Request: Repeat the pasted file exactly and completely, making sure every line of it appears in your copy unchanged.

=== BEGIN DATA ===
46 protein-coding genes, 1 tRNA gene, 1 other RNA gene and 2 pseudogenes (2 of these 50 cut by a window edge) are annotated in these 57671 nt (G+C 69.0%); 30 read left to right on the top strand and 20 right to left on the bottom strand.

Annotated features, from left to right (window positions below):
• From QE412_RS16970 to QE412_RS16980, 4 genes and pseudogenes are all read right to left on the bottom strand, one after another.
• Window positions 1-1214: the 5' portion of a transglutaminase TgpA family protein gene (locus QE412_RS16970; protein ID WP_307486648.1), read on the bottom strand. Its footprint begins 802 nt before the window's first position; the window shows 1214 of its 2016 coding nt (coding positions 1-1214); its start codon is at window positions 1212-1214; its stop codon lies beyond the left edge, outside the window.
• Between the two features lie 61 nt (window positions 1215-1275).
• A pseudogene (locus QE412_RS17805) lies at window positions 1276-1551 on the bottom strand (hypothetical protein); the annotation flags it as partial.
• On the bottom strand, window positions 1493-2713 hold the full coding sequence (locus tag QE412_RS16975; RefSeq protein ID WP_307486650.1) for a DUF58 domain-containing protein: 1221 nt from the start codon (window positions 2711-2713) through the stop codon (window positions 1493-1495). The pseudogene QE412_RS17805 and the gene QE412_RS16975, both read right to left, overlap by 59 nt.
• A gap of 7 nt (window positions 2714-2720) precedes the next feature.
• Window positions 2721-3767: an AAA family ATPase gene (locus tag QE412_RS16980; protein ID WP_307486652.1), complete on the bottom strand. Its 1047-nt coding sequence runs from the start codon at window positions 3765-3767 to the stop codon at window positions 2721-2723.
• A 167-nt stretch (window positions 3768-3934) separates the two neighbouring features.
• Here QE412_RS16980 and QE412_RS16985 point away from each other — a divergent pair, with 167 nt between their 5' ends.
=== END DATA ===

46 protein-coding genes, 1 tRNA gene, 1 other RNA gene and 2 pseudogenes (2 of these 50 cut by a window edge) are annotated in these 57671 nt (G+C 69.0%); 30 read left to right on the top strand and 20 right to left on the bottom strand.

Annotated features, from left to right (window positions below):
• From QE412_RS16970 to QE412_RS16980, 4 genes and pseudogenes are all read right to left on the bottom strand, one after another.
• Window positions 1-1214: the 5' portion of a transglutaminase TgpA family protein gene (locus QE412_RS16970; protein ID WP_307486648.1), read on the bottom strand. Its footprint begins 802 nt before the window's first position; the window shows 1214 of its 2016 coding nt (coding positions 1-1214); its start codon is at window positions 1212-1214; its stop codon lies beyond the left edge, outside the window.
• Between the two features lie 61 nt (window positions 1215-1275).
• A pseudogene (locus QE412_RS17805) lies at window positions 1276-1551 on the bottom strand (hypothetical protein); the annotation flags it as partial.
• On the bottom strand, window positions 1493-2713 hold the full coding sequence (locus tag QE412_RS16975; RefSeq protein ID WP_307486650.1) for a DUF58 domain-containing protein: 1221 nt from the start codon (window positions 2711-2713) through the stop codon (window positions 1493-1495). The pseudogene QE412_RS17805 and the gene QE412_RS16975, both read right to left, overlap by 59 nt.
• A gap of 7 nt (window positions 2714-2720) precedes the next feature.
• Window positions 2721-3767: an AAA family ATPase gene (locus tag QE412_RS16980; protein ID WP_307486652.1), complete on the bottom strand. Its 1047-nt coding sequence runs from the start codon at window positions 3765-3767 to the stop codon at window positions 2721-2723.
• A 167-nt stretch (window positions 3768-3934) separates the two neighbouring features.
• Here QE412_RS16980 and QE412_RS16985 point away from each other — a divergent pair, with 167 nt between their 5' ends.